So what might Jesus be commending in Mary’s choice? Tracy and I have a friend named Ed Bacon who wrote a book on the 8 habits of love. In that book he tells about a conference he attended. The leader proposed an exercise, asking the group to write a brief autobiography, telling their life story from 3 points of view. He said: Write your life story with you as hero. Then write that story as victim. Then write that story with you as a learner.

I suspect at time we all can see ourselves as hero, someone God is lucky to have on the team. I suspect at times we can all write our story as victim. If you’re like me, you have an emotional shelf on which you place resentments as treasured trophies, often spending time polishing them. But the retreat leader was encouraging folks to see themselves as learners.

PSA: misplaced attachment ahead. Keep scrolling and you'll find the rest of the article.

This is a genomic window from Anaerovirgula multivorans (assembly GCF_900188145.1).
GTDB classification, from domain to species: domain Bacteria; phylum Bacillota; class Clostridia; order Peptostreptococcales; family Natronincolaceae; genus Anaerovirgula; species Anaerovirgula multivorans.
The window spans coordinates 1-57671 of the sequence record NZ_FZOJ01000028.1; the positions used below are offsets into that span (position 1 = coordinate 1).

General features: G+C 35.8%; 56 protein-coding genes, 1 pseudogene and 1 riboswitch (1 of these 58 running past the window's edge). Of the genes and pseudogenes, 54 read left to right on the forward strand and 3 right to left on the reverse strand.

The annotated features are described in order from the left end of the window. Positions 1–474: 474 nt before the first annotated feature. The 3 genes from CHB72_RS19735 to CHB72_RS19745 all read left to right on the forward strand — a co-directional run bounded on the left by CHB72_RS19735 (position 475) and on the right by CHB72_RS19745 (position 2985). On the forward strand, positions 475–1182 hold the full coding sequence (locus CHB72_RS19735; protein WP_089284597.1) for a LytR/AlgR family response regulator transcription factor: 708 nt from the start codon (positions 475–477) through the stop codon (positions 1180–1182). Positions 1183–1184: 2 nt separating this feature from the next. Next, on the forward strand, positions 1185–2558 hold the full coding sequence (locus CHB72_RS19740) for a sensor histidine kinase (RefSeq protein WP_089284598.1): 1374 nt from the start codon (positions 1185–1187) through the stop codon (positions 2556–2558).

In today’s gospel, I suspect Martha saw herself as hero, knocking herself out for Jesus, but resentful that she had to do this work by herself. Have you ever run across people who work tirelessly for the church or some noble cause and totally resent it? I suspect Martha also saw herself as victim, always the one who had to put on dinner. The learner in the story is Mary, who places herself in the presence of Jesus to see what can be learned, maybe to find out what she didn’t know. It’s possible that the word learner or student is synonym for the word disciple. Mary models discipleship. So what does that discipleship look like?

It’s about Mary putting herself in the presence of Jesus. Which is why a focus on the contemplative life is important. There’s a long tradition of that focus in the history of the church. In recent years, thanks be to God, we’ve had people who have helped us think about how the contemplative life applies to modern life. Mystics like Howard Thurman or Thomas Merton or Thomas Keating or Richard Rohr, and folks from other traditions like Abraham Heschel or Thich Nhat Hanh or the Dalai Lama.